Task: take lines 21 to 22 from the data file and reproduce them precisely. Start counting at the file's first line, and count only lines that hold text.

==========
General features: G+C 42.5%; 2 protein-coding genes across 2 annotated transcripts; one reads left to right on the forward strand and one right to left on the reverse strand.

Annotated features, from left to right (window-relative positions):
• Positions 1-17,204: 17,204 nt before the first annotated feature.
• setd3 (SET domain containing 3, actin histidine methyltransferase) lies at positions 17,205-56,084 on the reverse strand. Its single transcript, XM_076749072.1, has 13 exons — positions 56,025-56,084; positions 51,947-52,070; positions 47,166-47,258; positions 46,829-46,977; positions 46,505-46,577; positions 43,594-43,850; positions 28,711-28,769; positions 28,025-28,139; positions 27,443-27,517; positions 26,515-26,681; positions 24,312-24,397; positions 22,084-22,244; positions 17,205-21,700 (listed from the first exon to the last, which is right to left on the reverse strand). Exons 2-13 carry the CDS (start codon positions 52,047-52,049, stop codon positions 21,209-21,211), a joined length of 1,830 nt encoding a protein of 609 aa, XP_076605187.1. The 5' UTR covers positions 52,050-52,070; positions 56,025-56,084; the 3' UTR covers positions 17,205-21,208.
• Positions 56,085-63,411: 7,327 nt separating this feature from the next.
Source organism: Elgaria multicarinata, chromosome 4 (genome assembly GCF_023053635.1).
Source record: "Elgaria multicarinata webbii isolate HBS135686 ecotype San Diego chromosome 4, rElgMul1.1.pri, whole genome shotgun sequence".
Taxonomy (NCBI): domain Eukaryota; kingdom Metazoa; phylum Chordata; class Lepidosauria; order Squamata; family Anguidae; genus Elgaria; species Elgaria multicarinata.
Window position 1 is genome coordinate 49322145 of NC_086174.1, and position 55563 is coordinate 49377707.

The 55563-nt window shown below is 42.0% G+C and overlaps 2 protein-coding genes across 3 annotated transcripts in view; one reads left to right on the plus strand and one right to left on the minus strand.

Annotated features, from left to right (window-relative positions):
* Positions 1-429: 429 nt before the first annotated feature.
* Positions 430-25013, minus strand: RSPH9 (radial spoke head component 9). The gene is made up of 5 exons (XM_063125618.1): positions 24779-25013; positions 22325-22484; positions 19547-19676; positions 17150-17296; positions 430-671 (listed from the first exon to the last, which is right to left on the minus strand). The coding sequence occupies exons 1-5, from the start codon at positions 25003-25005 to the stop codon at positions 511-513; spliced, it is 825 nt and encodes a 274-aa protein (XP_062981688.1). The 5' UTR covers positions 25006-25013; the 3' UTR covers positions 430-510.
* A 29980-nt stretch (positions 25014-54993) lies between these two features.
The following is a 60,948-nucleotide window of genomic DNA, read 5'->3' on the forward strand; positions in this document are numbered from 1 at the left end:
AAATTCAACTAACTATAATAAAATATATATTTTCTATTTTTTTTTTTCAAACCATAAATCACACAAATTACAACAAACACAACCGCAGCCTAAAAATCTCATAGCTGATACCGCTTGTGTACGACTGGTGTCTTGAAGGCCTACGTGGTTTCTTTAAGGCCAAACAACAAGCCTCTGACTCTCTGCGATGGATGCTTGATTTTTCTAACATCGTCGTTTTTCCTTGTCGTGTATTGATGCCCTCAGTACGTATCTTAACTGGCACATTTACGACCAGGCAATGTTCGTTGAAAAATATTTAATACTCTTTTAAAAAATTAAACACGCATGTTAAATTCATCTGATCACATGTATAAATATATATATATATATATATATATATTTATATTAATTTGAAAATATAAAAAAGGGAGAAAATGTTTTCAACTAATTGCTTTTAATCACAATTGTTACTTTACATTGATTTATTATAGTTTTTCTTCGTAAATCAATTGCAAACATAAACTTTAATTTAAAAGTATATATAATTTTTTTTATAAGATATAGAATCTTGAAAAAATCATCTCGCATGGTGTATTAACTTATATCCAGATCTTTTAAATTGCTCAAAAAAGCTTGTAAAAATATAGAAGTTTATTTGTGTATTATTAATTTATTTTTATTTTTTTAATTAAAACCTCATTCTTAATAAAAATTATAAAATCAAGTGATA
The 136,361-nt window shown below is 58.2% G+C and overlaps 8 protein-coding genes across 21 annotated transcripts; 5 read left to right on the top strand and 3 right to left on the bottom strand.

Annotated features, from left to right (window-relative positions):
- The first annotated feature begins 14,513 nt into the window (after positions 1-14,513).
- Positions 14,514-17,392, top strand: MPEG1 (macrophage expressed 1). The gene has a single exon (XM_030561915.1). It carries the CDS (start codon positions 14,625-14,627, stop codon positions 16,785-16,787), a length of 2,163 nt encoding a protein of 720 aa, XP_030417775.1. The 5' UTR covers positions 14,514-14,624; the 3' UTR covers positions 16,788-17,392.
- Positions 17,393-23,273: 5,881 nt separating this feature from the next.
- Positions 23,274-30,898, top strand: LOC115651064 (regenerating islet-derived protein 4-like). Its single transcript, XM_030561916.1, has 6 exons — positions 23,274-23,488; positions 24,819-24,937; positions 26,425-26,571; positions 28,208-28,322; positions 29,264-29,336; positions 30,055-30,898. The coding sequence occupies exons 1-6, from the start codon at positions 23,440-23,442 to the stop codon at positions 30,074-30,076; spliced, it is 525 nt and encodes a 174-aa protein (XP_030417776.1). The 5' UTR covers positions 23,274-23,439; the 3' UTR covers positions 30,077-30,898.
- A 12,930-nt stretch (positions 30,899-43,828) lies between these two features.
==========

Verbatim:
- Positions 17,393-23,273: 5,881 nt separating this feature from the next.
- Positions 23,274-30,898, top strand: LOC115651064 (regenerating islet-derived protein 4-like). Its single transcript, XM_030561916.1, has 6 exons — positions 23,274-23,488; positions 24,819-24,937; positions 26,425-26,571; positions 28,208-28,322; positions 29,264-29,336; positions 30,055-30,898. The coding sequence occupies exons 1-6, from the start codon at positions 23,440-23,442 to the stop codon at positions 30,074-30,076; spliced, it is 525 nt and encodes a 174-aa protein (XP_030417776.1). The 5' UTR covers positions 23,274-23,439; the 3' UTR covers positions 30,077-30,898.